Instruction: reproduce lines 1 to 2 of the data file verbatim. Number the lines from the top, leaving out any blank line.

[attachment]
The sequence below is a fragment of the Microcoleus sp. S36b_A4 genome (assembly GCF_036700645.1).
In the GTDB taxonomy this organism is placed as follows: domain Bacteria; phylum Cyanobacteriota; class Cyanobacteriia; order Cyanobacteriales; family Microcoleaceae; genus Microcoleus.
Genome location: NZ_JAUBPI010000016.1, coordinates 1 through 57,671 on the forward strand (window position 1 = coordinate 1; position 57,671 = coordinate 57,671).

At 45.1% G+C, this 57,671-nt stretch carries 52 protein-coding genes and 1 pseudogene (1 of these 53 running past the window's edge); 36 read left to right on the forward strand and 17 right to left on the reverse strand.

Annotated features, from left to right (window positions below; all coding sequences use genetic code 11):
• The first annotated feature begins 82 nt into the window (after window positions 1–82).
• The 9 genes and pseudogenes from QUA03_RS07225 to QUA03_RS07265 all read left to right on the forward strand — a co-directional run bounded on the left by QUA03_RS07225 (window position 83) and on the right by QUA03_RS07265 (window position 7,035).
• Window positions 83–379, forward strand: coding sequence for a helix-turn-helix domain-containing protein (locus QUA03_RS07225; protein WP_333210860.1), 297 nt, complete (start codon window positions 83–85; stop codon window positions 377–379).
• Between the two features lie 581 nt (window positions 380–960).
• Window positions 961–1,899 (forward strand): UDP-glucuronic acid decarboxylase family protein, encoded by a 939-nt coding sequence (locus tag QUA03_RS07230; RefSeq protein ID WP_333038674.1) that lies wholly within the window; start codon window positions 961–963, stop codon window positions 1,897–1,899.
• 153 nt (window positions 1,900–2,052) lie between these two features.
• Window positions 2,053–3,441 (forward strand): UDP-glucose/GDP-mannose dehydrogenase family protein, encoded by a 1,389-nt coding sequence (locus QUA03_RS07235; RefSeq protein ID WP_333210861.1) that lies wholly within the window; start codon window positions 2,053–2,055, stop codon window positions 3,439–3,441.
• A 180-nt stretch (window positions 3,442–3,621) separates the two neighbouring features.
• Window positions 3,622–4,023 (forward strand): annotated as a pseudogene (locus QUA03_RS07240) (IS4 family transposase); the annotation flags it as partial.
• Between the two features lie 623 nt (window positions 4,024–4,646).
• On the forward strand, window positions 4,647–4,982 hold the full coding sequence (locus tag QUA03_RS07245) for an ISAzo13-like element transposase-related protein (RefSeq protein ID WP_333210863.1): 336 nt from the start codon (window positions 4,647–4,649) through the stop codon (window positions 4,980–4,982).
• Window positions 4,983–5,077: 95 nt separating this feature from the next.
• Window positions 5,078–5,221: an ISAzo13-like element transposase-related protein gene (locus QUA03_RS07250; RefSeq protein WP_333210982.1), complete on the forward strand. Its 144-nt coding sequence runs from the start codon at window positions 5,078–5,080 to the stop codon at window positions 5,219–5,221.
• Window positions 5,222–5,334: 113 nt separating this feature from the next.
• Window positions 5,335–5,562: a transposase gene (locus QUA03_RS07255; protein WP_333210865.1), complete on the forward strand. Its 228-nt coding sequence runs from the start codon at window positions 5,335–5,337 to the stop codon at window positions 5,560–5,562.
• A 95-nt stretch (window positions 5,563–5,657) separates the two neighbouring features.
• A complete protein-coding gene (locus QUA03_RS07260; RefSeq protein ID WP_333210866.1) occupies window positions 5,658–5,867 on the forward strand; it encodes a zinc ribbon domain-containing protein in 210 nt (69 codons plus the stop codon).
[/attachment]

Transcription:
The sequence below is a fragment of the Microcoleus sp. S36b_A4 genome (assembly GCF_036700645.1).
In the GTDB taxonomy this organism is placed as follows: domain Bacteria; phylum Cyanobacteriota; class Cyanobacteriia; order Cyanobacteriales; family Microcoleaceae; genus Microcoleus.